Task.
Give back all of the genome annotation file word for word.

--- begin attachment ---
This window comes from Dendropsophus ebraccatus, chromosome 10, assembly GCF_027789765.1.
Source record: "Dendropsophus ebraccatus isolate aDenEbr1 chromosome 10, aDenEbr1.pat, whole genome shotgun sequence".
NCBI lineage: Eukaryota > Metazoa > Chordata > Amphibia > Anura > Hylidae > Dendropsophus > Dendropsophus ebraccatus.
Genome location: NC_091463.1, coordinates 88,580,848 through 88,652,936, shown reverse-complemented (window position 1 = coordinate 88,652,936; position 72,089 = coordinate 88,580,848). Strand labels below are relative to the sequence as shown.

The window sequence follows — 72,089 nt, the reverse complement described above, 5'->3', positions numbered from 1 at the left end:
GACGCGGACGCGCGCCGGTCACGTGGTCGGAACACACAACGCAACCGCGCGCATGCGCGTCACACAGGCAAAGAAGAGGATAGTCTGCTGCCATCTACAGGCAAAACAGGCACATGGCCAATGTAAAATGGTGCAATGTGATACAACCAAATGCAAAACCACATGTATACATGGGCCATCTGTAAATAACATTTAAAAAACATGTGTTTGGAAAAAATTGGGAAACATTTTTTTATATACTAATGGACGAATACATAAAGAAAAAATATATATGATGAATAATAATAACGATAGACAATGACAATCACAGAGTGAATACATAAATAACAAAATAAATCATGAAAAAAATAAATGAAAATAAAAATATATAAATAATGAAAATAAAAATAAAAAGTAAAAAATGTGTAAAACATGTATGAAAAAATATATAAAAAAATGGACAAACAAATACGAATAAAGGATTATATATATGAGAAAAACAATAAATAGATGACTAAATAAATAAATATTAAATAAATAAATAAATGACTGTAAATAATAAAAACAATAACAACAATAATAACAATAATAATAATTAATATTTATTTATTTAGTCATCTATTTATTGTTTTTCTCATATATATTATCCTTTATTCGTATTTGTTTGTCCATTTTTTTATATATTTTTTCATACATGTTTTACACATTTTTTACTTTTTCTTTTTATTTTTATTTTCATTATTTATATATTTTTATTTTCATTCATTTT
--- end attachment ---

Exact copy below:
This window comes from Dendropsophus ebraccatus, chromosome 10, assembly GCF_027789765.1.
Source record: "Dendropsophus ebraccatus isolate aDenEbr1 chromosome 10, aDenEbr1.pat, whole genome shotgun sequence".
NCBI lineage: Eukaryota > Metazoa > Chordata > Amphibia > Anura > Hylidae > Dendropsophus > Dendropsophus ebraccatus.
Genome location: NC_091463.1, coordinates 88,580,848 through 88,652,936, shown reverse-complemented (window position 1 = coordinate 88,652,936; position 72,089 = coordinate 88,580,848). Strand labels below are relative to the sequence as shown.

The window sequence follows — 72,089 nt, the reverse complement described above, 5'->3', positions numbered from 1 at the left end:
GACGCGGACGCGCGCCGGTCACGTGGTCGGAACACACAACGCAACCGCGCGCATGCGCGTCACACAGGCAAAGAAGAGGATAGTCTGCTGCCATCTACAGGCAAAACAGGCACATGGCCAATGTAAAATGGTGCAATGTGATACAACCAAATGCAAAACCACATGTATACATGGGCCATCTGTAAATAACATTTAAAAAACATGTGTTTGGAAAAAATTGGGAAACATTTTTTTATATACTAATGGACGAATACATAAAGAAAAAATATATATGATGAATAATAATAACGATAGACAATGACAATCACAGAGTGAATACATAAATAACAAAATAAATCATGAAAAAAATAAATGAAAATAAAAATATATAAATAATGAAAATAAAAATAAAAAGTAAAAAATGTGTAAAACATGTATGAAAAAATATATAAAAAAATGGACAAACAAATACGAATAAAGGATTATATATATGAGAAAAACAATAAATAGATGACTAAATAAATAAATATTAAATAAATAAATAAATGACTGTAAATAATAAAAACAATAACAACAATAATAACAATAATAATAATTAATATTTATTTATTTAGTCATCTATTTATTGTTTTTCTCATATATATTATCCTTTATTCGTATTTGTTTGTCCATTTTTTTATATATTTTTTCATACATGTTTTACACATTTTTTACTTTTTCTTTTTATTTTTATTTTCATTATTTATATATTTTTATTTTCATTCATTTT